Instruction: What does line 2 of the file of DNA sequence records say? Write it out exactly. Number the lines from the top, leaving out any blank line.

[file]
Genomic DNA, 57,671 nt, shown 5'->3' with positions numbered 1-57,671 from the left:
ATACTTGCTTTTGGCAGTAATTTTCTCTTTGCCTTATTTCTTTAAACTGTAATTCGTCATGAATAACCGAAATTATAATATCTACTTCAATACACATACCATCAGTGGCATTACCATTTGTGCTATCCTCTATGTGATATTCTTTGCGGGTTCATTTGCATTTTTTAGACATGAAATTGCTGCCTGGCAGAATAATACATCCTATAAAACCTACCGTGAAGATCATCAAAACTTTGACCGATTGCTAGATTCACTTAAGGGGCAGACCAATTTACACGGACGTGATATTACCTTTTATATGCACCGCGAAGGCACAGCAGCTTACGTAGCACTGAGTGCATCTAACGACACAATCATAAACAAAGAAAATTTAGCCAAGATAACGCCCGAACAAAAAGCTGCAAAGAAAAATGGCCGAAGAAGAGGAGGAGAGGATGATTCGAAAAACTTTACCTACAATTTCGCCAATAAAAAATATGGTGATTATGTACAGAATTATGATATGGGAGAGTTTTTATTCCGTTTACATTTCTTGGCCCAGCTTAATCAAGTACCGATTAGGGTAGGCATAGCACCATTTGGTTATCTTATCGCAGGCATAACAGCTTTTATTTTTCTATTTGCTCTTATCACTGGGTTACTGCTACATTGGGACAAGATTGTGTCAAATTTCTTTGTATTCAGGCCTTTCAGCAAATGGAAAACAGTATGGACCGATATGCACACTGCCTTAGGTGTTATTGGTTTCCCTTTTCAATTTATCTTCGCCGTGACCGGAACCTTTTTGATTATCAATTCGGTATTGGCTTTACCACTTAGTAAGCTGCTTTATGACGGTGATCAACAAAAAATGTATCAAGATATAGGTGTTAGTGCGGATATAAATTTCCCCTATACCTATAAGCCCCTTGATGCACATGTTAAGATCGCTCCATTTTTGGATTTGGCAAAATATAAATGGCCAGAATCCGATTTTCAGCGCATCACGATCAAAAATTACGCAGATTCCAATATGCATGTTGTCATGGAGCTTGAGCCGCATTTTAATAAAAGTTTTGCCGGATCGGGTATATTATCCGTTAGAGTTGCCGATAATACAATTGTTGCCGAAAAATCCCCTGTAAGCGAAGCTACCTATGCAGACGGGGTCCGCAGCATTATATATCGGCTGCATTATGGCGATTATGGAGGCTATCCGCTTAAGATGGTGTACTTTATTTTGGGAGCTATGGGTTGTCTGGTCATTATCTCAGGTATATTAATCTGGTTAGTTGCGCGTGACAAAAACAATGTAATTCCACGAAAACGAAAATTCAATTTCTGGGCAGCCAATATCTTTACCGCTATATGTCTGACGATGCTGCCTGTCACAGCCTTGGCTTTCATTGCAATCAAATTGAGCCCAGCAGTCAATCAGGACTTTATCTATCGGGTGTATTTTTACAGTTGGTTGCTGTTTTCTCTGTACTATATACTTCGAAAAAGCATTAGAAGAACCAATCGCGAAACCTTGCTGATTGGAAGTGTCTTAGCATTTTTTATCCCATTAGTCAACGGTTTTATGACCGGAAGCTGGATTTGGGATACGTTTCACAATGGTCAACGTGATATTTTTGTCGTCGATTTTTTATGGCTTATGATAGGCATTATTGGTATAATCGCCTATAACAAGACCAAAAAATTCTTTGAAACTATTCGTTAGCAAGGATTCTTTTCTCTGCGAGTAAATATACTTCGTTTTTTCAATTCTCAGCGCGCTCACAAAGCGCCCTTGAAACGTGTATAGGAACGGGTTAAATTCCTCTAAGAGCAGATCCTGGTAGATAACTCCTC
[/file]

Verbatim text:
ATACTTGCTTTTGGCAGTAATTTTCTCTTTGCCTTATTTCTTTAAACTGTAATTCGTCATGAATAACCGAAATTATAATATCTACTTCAATACACATACCATCAGTGGCATTACCATTTGTGCTATCCTCTATGTGATATTCTTTGCGGGTTCATTTGCATTTTTTAGACATGAAATTGCTGCCTGGCAGAATAATACATCCTATAAAACCTACCGTGAAGATCATCAAAACTTTGACCGATTGCTAGATTCACTTAAGGGGCAGACCAATTTACACGGACGTGATATTACCTTTTATATGCACCGCGAAGGCACAGCAGCTTACGTAGCACTGAGTGCATCTAACGACACAATCATAAACAAAGAAAATTTAGCCAAGATAACGCCCGAACAAAAAGCTGCAAAGAAAAATGGCCGAAGAAGAGGAGGAGAGGATGATTCGAAAAACTTTACCTACAATTTCGCCAATAAAAAATATGGTGATTATGTACAGAATTATGATATGGGAGAGTTTTTATTCCGTTTACATTTCTTGGCCCAGCTTAATCAAGTACCGATTAGGGTAGGCATAGCACCATTTGGTTATCTTATCGCAGGCATAACAGCTTTTATTTTTCTATTTGCTCTTATCACTGGGTTACTGCTACATTGGGACAAGATTGTGTCAAATTTCTTTGTATTCAGGCCTTTCAGCAAATGGAAAACAGTATGGACCGATATGCACACTGCCTTAGGTGTTATTGGTTTCCCTTTTCAATTTATCTTCGCCGTGACCGGAACCTTTTTGATTATCAATTCGGTATTGGCTTTACCACTTAGTAAGCTGCTTTATGACGGTGATCAACAAAAAATGTATCAAGATATAGGTGTTAGTGCGGATATAAATTTCCCCTATACCTATAAGCCCCTTGATGCACATGTTAAGATCGCTCCATTTTTGGATTTGGCAAAATATAAATGGCCAGAATCCGATTTTCAGCGCATCACGATCAAAAATTACGCAGATTCCAATATGCATGTTGTCATGGAGCTTGAGCCGCATTTTAATAAAAGTTTTGCCGGATCGGGTATATTATCCGTTAGAGTTGCCGATAATACAATTGTTGCCGAAAAATCCCCTGTAAGCGAAGCTACCTATGCAGACGGGGTCCGCAGCATTATATATCGGCTGCATTATGGCGATTATGGAGGCTATCCGCTTAAGATGGTGTACTTTATTTTGGGAGCTATGGGTTGTCTGGTCATTATCTCAGGTATATTAATCTGGTTAGTTGCGCGTGACAAAAACAATGTAATTCCACGAAAACGAAAATTCAATTTCTGGGCAGCCAATATCTTTACCGCTATATGTCTGACGATGCTGCCTGTCACAGCCTTGGCTTTCATTGCAATCAAATTGAGCCCAGCAGTCAATCAGGACTTTATCTATCGGGTGTATTTTTACAGTTGGTTGCTGTTTTCTCTGTACTATATACTTCGAAAAAGCATTAGAAGAACCAATCGCGAAACCTTGCTGATTGGAAGTGTCTTAGCATTTTTTATCCCATTAGTCAACGGTTTTATGACCGGAAGCTGGATTTGGGATACGTTTCACAATGGTCAACGTGATATTTTTGTCGTCGATTTTTTATGGCTTATGATAGGCATTATTGGTATAATCGCCTATAACAAGACCAAAAAATTCTTTGAAACTATTCGTTAGCAAGGATTCTTTTCTCTGCGAGTAAATATACTTCGTTTTTTCAATTCTCAGCGCGCTCACAAAGCGCCCTTGAAACGTGTATAGGAACGGGTTAAATTCCTCTAAGAGCAGATCCTGGTAGATAACTCCTC